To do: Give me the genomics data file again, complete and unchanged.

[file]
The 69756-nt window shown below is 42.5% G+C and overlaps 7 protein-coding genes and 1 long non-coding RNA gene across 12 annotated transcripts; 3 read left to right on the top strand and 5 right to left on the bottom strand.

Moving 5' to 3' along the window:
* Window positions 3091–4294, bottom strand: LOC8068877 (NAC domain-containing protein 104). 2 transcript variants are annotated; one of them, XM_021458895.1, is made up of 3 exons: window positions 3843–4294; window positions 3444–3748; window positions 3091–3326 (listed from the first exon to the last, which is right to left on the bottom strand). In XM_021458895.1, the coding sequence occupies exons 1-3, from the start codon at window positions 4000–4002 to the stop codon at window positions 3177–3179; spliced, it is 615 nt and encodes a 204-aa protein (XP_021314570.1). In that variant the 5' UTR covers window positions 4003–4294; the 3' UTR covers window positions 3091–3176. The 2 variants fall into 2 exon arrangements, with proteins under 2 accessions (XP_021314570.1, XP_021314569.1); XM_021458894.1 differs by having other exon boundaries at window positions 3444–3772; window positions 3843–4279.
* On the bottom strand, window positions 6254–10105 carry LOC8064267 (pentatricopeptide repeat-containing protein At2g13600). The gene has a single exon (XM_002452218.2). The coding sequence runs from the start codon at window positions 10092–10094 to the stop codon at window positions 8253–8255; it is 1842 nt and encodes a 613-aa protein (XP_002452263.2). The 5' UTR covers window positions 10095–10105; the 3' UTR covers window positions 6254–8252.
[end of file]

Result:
The 69756-nt window shown below is 42.5% G+C and overlaps 7 protein-coding genes and 1 long non-coding RNA gene across 12 annotated transcripts; 3 read left to right on the top strand and 5 right to left on the bottom strand.

Moving 5' to 3' along the window:
* Window positions 3091–4294, bottom strand: LOC8068877 (NAC domain-containing protein 104). 2 transcript variants are annotated; one of them, XM_021458895.1, is made up of 3 exons: window positions 3843–4294; window positions 3444–3748; window positions 3091–3326 (listed from the first exon to the last, which is right to left on the bottom strand). In XM_021458895.1, the coding sequence occupies exons 1-3, from the start codon at window positions 4000–4002 to the stop codon at window positions 3177–3179; spliced, it is 615 nt and encodes a 204-aa protein (XP_021314570.1). In that variant the 5' UTR covers window positions 4003–4294; the 3' UTR covers window positions 3091–3176. The 2 variants fall into 2 exon arrangements, with proteins under 2 accessions (XP_021314570.1, XP_021314569.1); XM_021458894.1 differs by having other exon boundaries at window positions 3444–3772; window positions 3843–4279.
* On the bottom strand, window positions 6254–10105 carry LOC8064267 (pentatricopeptide repeat-containing protein At2g13600). The gene has a single exon (XM_002452218.2). The coding sequence runs from the start codon at window positions 10092–10094 to the stop codon at window positions 8253–8255; it is 1842 nt and encodes a 613-aa protein (XP_002452263.2). The 5' UTR covers window positions 10095–10105; the 3' UTR covers window positions 6254–8252.